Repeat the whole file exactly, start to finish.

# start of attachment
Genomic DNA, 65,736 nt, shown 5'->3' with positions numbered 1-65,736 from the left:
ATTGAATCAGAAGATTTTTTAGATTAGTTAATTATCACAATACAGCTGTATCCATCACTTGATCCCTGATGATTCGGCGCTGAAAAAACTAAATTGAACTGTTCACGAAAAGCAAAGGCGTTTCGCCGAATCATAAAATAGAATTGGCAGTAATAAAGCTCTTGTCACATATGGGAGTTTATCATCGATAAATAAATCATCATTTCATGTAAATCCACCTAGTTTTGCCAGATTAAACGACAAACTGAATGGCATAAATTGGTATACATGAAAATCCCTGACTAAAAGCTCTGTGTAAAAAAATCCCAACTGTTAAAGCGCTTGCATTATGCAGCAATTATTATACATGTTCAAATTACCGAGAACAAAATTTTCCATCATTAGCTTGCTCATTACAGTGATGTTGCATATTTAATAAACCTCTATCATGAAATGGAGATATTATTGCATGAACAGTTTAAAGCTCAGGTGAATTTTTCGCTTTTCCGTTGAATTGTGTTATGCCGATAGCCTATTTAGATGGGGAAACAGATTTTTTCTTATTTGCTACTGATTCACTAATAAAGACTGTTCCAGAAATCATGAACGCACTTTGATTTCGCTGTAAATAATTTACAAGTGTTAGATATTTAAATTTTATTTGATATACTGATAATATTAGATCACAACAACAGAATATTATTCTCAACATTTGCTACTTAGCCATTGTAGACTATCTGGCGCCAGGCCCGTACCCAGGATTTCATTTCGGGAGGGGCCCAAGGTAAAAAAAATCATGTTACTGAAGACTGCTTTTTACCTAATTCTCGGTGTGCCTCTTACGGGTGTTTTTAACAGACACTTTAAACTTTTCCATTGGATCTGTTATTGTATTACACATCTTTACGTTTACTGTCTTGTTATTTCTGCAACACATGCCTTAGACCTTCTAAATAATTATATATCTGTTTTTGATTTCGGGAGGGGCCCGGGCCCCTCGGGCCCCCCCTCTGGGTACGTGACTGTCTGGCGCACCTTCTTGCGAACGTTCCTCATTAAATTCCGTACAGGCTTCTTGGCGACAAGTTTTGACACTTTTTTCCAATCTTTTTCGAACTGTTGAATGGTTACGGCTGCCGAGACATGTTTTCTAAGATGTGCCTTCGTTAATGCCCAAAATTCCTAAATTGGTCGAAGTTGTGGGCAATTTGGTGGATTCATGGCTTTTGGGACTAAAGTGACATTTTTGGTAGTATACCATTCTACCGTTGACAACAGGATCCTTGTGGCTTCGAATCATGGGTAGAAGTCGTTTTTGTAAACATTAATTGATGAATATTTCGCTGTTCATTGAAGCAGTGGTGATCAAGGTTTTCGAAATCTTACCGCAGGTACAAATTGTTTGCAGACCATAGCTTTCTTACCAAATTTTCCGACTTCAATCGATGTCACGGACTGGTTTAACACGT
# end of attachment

Genomic DNA, 65,736 nt, shown 5'->3' with positions numbered 1-65,736 from the left:
ATTGAATCAGAAGATTTTTTAGATTAGTTAATTATCACAATACAGCTGTATCCATCACTTGATCCCTGATGATTCGGCGCTGAAAAAACTAAATTGAACTGTTCACGAAAAGCAAAGGCGTTTCGCCGAATCATAAAATAGAATTGGCAGTAATAAAGCTCTTGTCACATATGGGAGTTTATCATCGATAAATAAATCATCATTTCATGTAAATCCACCTAGTTTTGCCAGATTAAACGACAAACTGAATGGCATAAATTGGTATACATGAAAATCCCTGACTAAAAGCTCTGTGTAAAAAAATCCCAACTGTTAAAGCGCTTGCATTATGCAGCAATTATTATACATGTTCAAATTACCGAGAACAAAATTTTCCATCATTAGCTTGCTCATTACAGTGATGTTGCATATTTAATAAACCTCTATCATGAAATGGAGATATTATTGCATGAACAGTTTAAAGCTCAGGTGAATTTTTCGCTTTTCCGTTGAATTGTGTTATGCCGATAGCCTATTTAGATGGGGAAACAGATTTTTTCTTATTTGCTACTGATTCACTAATAAAGACTGTTCCAGAAATCATGAACGCACTTTGATTTCGCTGTAAATAATTTACAAGTGTTAGATATTTAAATTTTATTTGATATACTGATAATATTAGATCACAACAACAGAATATTATTCTCAACATTTGCTACTTAGCCATTGTAGACTATCTGGCGCCAGGCCCGTACCCAGGATTTCATTTCGGGAGGGGCCCAAGGTAAAAAAAATCATGTTACTGAAGACTGCTTTTTACCTAATTCTCGGTGTGCCTCTTACGGGTGTTTTTAACAGACACTTTAAACTTTTCCATTGGATCTGTTATTGTATTACACATCTTTACGTTTACTGTCTTGTTATTTCTGCAACACATGCCTTAGACCTTCTAAATAATTATATATCTGTTTTTGATTTCGGGAGGGGCCCGGGCCCCTCGGGCCCCCCCTCTGGGTACGTGACTGTCTGGCGCACCTTCTTGCGAACGTTCCTCATTAAATTCCGTACAGGCTTCTTGGCGACAAGTTTTGACACTTTTTTCCAATCTTTTTCGAACTGTTGAATGGTTACGGCTGCCGAGACATGTTTTCTAAGATGTGCCTTCGTTAATGCCCAAAATTCCTAAATTGGTCGAAGTTGTGGGCAATTTGGTGGATTCATGGCTTTTGGGACTAAAGTGACATTTTTGGTAGTATACCATTCTACCGTTGACAACAGGATCCTTGTGGCTTCGAATCATGGGTAGAAGTCGTTTTTGTAAACATTAATTGATGAATATTTCGCTGTTCATTGAAGCAGTGGTGATCAAGGTTTTCGAAATCTTACCGCAGGTACAAATTGTTTGCAGACCATAGCTTTCTTACCAAATTTTCCGACTTCAATCGATGTCACGGACTGGTTTAACACGT